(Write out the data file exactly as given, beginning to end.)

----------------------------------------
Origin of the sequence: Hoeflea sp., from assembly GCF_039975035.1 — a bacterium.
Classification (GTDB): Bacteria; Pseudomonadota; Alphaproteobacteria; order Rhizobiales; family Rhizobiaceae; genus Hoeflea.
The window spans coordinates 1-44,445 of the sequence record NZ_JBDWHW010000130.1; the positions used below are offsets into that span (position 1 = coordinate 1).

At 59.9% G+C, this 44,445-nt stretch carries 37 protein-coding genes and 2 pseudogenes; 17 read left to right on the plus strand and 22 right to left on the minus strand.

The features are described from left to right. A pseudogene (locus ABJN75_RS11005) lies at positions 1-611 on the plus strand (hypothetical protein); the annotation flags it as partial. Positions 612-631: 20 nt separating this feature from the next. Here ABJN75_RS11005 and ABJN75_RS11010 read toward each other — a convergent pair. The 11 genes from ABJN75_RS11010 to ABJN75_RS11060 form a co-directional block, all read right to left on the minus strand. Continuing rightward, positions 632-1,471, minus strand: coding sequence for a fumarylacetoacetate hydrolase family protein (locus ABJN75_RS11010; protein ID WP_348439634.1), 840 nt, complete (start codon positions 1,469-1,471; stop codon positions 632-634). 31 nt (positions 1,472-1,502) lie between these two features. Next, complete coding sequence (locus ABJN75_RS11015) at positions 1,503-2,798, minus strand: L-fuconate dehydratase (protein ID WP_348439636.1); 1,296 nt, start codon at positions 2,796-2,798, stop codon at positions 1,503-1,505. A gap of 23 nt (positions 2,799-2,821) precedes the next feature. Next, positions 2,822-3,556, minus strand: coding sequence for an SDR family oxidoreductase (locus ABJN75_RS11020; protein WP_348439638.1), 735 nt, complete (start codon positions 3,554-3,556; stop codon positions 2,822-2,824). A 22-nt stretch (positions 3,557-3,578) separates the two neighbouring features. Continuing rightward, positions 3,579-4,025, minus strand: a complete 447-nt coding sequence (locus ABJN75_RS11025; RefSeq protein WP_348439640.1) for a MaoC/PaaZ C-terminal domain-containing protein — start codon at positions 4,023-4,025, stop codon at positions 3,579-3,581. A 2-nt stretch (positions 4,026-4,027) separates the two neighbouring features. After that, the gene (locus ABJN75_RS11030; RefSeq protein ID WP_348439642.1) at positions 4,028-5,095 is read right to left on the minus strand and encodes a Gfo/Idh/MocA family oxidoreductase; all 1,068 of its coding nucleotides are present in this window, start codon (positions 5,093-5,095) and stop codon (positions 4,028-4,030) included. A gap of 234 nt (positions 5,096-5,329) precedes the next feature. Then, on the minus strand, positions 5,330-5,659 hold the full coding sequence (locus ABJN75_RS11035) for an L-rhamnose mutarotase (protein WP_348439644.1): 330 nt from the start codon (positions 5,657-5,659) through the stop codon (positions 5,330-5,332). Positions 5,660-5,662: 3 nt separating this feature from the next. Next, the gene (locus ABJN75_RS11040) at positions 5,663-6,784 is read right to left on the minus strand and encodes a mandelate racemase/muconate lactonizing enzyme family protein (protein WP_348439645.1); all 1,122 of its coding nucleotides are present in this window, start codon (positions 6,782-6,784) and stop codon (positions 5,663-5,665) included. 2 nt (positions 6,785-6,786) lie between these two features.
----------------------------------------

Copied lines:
Origin of the sequence: Hoeflea sp., from assembly GCF_039975035.1 — a bacterium.
Classification (GTDB): Bacteria; Pseudomonadota; Alphaproteobacteria; order Rhizobiales; family Rhizobiaceae; genus Hoeflea.
The window spans coordinates 1-44,445 of the sequence record NZ_JBDWHW010000130.1; the positions used below are offsets into that span (position 1 = coordinate 1).

At 59.9% G+C, this 44,445-nt stretch carries 37 protein-coding genes and 2 pseudogenes; 17 read left to right on the plus strand and 22 right to left on the minus strand.

The features are described from left to right. A pseudogene (locus ABJN75_RS11005) lies at positions 1-611 on the plus strand (hypothetical protein); the annotation flags it as partial. Positions 612-631: 20 nt separating this feature from the next. Here ABJN75_RS11005 and ABJN75_RS11010 read toward each other — a convergent pair. The 11 genes from ABJN75_RS11010 to ABJN75_RS11060 form a co-directional block, all read right to left on the minus strand. Continuing rightward, positions 632-1,471, minus strand: coding sequence for a fumarylacetoacetate hydrolase family protein (locus ABJN75_RS11010; protein ID WP_348439634.1), 840 nt, complete (start codon positions 1,469-1,471; stop codon positions 632-634). 31 nt (positions 1,472-1,502) lie between these two features. Next, complete coding sequence (locus ABJN75_RS11015) at positions 1,503-2,798, minus strand: L-fuconate dehydratase (protein ID WP_348439636.1); 1,296 nt, start codon at positions 2,796-2,798, stop codon at positions 1,503-1,505. A gap of 23 nt (positions 2,799-2,821) precedes the next feature. Next, positions 2,822-3,556, minus strand: coding sequence for an SDR family oxidoreductase (locus ABJN75_RS11020; protein WP_348439638.1), 735 nt, complete (start codon positions 3,554-3,556; stop codon positions 2,822-2,824). A 22-nt stretch (positions 3,557-3,578) separates the two neighbouring features. Continuing rightward, positions 3,579-4,025, minus strand: a complete 447-nt coding sequence (locus ABJN75_RS11025; RefSeq protein WP_348439640.1) for a MaoC/PaaZ C-terminal domain-containing protein — start codon at positions 4,023-4,025, stop codon at positions 3,579-3,581. A 2-nt stretch (positions 4,026-4,027) separates the two neighbouring features. After that, the gene (locus ABJN75_RS11030; RefSeq protein ID WP_348439642.1) at positions 4,028-5,095 is read right to left on the minus strand and encodes a Gfo/Idh/MocA family oxidoreductase; all 1,068 of its coding nucleotides are present in this window, start codon (positions 5,093-5,095) and stop codon (positions 4,028-4,030) included. A gap of 234 nt (positions 5,096-5,329) precedes the next feature. Then, on the minus strand, positions 5,330-5,659 hold the full coding sequence (locus ABJN75_RS11035) for an L-rhamnose mutarotase (protein WP_348439644.1): 330 nt from the start codon (positions 5,657-5,659) through the stop codon (positions 5,330-5,332). Positions 5,660-5,662: 3 nt separating this feature from the next. Next, the gene (locus ABJN75_RS11040) at positions 5,663-6,784 is read right to left on the minus strand and encodes a mandelate racemase/muconate lactonizing enzyme family protein (protein WP_348439645.1); all 1,122 of its coding nucleotides are present in this window, start codon (positions 6,782-6,784) and stop codon (positions 5,663-5,665) included. 2 nt (positions 6,785-6,786) lie between these two features.